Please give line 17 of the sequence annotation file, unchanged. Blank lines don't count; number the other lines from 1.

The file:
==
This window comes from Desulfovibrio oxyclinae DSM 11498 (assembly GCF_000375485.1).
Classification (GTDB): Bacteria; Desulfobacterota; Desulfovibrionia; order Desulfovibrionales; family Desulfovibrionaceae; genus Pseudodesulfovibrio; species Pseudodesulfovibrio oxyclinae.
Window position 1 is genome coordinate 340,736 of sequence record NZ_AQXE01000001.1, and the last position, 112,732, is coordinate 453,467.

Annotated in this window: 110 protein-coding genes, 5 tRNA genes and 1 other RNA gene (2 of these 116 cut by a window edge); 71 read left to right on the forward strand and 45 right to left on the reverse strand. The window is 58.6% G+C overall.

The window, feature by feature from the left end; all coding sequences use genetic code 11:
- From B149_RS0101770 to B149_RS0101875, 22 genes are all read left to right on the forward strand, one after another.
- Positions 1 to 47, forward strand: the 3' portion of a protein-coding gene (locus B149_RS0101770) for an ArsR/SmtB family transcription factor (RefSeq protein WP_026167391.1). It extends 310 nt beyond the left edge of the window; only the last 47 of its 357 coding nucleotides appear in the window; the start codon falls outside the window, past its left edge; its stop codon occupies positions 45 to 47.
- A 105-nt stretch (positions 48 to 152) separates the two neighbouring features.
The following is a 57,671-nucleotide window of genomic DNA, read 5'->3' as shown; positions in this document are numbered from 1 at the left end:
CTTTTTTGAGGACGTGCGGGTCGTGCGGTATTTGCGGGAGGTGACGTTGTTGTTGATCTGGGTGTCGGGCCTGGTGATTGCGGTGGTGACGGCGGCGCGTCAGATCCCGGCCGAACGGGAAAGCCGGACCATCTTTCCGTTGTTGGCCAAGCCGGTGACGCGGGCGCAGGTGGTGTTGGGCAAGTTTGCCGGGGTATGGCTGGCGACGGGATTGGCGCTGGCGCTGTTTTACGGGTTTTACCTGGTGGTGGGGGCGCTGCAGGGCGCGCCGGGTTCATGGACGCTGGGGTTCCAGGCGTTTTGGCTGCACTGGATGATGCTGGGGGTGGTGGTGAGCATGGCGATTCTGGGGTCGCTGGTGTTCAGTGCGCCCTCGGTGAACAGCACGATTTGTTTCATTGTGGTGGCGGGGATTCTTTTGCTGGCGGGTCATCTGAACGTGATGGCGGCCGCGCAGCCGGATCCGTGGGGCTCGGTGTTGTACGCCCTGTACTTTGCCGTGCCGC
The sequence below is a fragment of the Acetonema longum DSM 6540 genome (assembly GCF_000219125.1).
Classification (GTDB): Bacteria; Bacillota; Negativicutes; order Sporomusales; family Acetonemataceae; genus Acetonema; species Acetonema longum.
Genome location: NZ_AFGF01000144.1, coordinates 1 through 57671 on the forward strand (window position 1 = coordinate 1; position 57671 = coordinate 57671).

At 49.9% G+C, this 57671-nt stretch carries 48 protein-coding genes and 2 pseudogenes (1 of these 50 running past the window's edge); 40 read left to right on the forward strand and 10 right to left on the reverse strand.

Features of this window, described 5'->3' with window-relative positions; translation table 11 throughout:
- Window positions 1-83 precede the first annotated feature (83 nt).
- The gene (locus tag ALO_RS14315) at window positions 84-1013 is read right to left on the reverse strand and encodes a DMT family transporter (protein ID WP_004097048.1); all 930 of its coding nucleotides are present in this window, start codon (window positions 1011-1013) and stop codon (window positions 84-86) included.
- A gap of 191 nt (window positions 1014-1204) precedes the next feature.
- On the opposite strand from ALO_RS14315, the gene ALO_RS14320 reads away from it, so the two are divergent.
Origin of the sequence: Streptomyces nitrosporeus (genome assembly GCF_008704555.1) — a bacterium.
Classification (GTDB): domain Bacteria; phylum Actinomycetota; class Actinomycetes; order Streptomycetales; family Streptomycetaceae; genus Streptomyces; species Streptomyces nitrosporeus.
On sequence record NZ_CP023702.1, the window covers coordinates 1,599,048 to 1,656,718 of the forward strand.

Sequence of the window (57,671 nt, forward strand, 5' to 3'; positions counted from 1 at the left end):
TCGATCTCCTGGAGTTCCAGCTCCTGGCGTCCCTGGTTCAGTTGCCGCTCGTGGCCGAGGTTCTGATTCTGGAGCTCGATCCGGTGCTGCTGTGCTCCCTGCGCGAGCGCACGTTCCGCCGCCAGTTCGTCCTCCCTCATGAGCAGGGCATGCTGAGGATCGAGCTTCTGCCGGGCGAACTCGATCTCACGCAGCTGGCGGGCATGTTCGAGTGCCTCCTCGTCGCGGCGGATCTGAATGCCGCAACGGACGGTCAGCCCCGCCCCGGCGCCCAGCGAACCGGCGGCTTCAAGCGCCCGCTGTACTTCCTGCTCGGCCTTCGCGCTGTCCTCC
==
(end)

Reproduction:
- The gene (locus tag ALO_RS14315) at window positions 84-1013 is read right to left on the reverse strand and encodes a DMT family transporter (protein ID WP_004097048.1); all 930 of its coding nucleotides are present in this window, start codon (window positions 1011-1013) and stop codon (window positions 84-86) included.